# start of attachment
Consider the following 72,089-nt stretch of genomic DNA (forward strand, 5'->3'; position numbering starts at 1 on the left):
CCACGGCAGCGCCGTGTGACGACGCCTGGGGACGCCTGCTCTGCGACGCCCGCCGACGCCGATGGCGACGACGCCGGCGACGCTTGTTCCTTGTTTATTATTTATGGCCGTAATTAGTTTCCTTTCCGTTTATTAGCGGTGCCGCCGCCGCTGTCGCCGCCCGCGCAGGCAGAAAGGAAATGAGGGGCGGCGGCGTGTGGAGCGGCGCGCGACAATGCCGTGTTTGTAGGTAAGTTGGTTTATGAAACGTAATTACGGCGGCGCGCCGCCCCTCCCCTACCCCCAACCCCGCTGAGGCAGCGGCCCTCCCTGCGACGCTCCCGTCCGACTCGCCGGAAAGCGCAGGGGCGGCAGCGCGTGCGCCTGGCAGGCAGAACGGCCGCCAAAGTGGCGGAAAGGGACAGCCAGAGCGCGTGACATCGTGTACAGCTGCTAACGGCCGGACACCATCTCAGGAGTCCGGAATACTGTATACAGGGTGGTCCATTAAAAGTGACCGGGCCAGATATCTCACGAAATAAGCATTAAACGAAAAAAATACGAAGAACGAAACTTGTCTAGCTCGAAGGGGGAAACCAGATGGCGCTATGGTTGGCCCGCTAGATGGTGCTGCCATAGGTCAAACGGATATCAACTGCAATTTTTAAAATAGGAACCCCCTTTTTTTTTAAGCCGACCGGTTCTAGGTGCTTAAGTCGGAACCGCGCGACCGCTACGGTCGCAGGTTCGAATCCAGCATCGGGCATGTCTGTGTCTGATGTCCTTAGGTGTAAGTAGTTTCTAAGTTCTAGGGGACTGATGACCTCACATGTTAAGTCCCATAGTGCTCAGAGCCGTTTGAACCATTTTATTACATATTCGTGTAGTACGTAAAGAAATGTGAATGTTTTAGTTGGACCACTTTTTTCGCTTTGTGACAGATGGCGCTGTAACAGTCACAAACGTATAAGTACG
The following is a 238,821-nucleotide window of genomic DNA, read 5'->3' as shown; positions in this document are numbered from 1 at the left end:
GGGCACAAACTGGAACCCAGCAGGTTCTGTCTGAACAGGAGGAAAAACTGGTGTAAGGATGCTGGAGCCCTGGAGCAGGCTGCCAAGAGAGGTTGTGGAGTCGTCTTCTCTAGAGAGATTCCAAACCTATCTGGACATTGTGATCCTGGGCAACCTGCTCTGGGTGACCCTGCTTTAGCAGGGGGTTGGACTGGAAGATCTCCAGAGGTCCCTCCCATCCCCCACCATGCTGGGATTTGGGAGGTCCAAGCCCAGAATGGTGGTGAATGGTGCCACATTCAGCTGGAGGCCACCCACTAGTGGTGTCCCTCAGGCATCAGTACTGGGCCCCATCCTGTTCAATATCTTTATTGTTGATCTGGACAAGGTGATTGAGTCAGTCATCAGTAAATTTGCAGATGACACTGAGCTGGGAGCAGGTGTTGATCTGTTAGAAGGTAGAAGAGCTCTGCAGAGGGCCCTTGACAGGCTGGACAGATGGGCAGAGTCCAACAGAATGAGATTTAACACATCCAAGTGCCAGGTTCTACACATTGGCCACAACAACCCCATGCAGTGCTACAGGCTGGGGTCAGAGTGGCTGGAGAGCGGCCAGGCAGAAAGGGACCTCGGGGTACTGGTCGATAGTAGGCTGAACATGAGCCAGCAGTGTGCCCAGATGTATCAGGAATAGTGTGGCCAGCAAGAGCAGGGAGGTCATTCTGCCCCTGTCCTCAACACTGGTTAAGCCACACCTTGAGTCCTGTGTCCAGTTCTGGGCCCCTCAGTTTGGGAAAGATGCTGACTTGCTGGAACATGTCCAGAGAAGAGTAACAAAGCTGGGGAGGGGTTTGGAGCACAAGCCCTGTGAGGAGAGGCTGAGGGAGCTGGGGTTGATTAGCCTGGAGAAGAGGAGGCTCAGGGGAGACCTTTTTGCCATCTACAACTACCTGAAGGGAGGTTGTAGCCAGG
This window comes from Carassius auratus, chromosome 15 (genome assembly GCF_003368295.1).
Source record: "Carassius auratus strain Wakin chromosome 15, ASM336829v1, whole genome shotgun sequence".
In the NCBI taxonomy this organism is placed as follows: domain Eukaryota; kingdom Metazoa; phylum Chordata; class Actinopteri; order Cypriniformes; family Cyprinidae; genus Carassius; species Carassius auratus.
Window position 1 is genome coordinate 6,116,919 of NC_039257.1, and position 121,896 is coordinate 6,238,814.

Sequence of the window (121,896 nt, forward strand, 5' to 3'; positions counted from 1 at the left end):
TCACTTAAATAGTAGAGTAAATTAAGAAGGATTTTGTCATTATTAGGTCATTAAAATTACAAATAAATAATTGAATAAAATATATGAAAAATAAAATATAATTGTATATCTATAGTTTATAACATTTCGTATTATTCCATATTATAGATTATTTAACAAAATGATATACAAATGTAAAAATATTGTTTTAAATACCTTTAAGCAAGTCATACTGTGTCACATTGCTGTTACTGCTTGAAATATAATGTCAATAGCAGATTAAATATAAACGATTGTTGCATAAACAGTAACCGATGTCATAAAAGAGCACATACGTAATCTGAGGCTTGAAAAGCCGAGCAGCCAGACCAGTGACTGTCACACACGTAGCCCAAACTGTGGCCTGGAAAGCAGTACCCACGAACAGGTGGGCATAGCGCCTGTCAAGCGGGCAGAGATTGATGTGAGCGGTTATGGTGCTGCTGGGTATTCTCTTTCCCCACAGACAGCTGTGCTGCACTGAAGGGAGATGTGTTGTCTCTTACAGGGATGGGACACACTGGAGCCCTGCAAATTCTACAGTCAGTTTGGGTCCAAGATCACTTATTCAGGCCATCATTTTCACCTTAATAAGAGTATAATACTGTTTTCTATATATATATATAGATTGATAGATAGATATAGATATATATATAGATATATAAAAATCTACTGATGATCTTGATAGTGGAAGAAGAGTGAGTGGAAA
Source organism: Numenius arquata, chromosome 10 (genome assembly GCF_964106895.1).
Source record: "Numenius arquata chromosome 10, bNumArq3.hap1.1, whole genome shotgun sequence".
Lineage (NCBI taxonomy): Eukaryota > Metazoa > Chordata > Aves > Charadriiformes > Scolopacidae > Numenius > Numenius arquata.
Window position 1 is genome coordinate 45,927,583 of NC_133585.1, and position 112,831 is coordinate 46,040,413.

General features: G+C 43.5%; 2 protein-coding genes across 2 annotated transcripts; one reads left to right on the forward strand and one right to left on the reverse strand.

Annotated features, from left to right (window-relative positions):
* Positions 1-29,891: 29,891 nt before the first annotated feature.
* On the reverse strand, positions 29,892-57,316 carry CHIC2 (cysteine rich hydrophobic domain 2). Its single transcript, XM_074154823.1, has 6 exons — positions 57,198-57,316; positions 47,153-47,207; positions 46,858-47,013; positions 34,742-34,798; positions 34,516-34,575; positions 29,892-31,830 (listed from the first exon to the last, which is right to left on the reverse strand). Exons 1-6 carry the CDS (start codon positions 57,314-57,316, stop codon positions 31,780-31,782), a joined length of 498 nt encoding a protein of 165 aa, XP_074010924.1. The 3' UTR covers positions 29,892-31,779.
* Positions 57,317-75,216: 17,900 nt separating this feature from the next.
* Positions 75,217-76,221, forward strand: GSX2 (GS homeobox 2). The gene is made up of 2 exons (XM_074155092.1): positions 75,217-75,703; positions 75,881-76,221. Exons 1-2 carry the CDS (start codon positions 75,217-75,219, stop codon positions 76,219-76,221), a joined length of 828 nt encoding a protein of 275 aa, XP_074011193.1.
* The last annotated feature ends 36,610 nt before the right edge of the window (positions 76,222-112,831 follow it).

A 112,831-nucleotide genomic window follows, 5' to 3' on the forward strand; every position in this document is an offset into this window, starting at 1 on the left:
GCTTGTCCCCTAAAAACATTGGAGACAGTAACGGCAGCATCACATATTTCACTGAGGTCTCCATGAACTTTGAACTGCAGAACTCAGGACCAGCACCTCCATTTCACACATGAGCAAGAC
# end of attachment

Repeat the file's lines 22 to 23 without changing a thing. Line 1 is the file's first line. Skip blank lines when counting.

A 112,831-nucleotide genomic window follows, 5' to 3' on the forward strand; every position in this document is an offset into this window, starting at 1 on the left:
GCTTGTCCCCTAAAAACATTGGAGACAGTAACGGCAGCATCACATATTTCACTGAGGTCTCCATGAACTTTGAACTGCAGAACTCAGGACCAGCACCTCCATTTCACACATGAGCAAGAC